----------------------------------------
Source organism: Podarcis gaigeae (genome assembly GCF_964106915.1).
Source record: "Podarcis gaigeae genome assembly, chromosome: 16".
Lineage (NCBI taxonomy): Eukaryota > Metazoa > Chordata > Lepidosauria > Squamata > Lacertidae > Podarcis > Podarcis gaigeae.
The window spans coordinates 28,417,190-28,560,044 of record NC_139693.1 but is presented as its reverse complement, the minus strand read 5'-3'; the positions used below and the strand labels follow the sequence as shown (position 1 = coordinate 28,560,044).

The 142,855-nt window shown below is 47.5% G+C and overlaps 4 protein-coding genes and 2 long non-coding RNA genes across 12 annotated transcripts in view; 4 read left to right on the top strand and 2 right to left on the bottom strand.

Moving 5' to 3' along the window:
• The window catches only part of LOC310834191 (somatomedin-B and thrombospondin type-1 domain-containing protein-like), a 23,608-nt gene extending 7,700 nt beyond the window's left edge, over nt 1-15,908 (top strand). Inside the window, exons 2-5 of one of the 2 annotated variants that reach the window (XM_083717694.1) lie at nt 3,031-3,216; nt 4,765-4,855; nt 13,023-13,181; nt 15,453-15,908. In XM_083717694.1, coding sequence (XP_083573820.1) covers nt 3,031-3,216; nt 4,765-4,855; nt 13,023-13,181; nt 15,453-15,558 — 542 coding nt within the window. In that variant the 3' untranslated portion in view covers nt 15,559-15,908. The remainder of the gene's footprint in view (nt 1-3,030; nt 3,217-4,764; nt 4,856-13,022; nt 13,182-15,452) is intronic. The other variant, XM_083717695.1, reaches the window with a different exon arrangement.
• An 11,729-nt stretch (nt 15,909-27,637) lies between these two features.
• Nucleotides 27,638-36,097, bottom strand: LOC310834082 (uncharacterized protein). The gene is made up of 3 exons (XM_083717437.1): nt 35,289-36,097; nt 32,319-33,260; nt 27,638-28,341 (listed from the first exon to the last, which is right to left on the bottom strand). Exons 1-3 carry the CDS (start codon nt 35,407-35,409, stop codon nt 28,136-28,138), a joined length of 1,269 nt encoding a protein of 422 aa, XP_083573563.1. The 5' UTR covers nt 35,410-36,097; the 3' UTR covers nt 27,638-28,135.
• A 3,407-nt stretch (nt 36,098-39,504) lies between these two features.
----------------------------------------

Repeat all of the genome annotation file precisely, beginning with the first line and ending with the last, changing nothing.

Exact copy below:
Source organism: Podarcis gaigeae (genome assembly GCF_964106915.1).
Source record: "Podarcis gaigeae genome assembly, chromosome: 16".
Lineage (NCBI taxonomy): Eukaryota > Metazoa > Chordata > Lepidosauria > Squamata > Lacertidae > Podarcis > Podarcis gaigeae.
The window spans coordinates 28,417,190-28,560,044 of record NC_139693.1 but is presented as its reverse complement, the minus strand read 5'-3'; the positions used below and the strand labels follow the sequence as shown (position 1 = coordinate 28,560,044).

The 142,855-nt window shown below is 47.5% G+C and overlaps 4 protein-coding genes and 2 long non-coding RNA genes across 12 annotated transcripts in view; 4 read left to right on the top strand and 2 right to left on the bottom strand.

Moving 5' to 3' along the window:
• The window catches only part of LOC310834191 (somatomedin-B and thrombospondin type-1 domain-containing protein-like), a 23,608-nt gene extending 7,700 nt beyond the window's left edge, over nt 1-15,908 (top strand). Inside the window, exons 2-5 of one of the 2 annotated variants that reach the window (XM_083717694.1) lie at nt 3,031-3,216; nt 4,765-4,855; nt 13,023-13,181; nt 15,453-15,908. In XM_083717694.1, coding sequence (XP_083573820.1) covers nt 3,031-3,216; nt 4,765-4,855; nt 13,023-13,181; nt 15,453-15,558 — 542 coding nt within the window. In that variant the 3' untranslated portion in view covers nt 15,559-15,908. The remainder of the gene's footprint in view (nt 1-3,030; nt 3,217-4,764; nt 4,856-13,022; nt 13,182-15,452) is intronic. The other variant, XM_083717695.1, reaches the window with a different exon arrangement.
• An 11,729-nt stretch (nt 15,909-27,637) lies between these two features.
• Nucleotides 27,638-36,097, bottom strand: LOC310834082 (uncharacterized protein). The gene is made up of 3 exons (XM_083717437.1): nt 35,289-36,097; nt 32,319-33,260; nt 27,638-28,341 (listed from the first exon to the last, which is right to left on the bottom strand). Exons 1-3 carry the CDS (start codon nt 35,407-35,409, stop codon nt 28,136-28,138), a joined length of 1,269 nt encoding a protein of 422 aa, XP_083573563.1. The 5' UTR covers nt 35,410-36,097; the 3' UTR covers nt 27,638-28,135.
• A 3,407-nt stretch (nt 36,098-39,504) lies between these two features.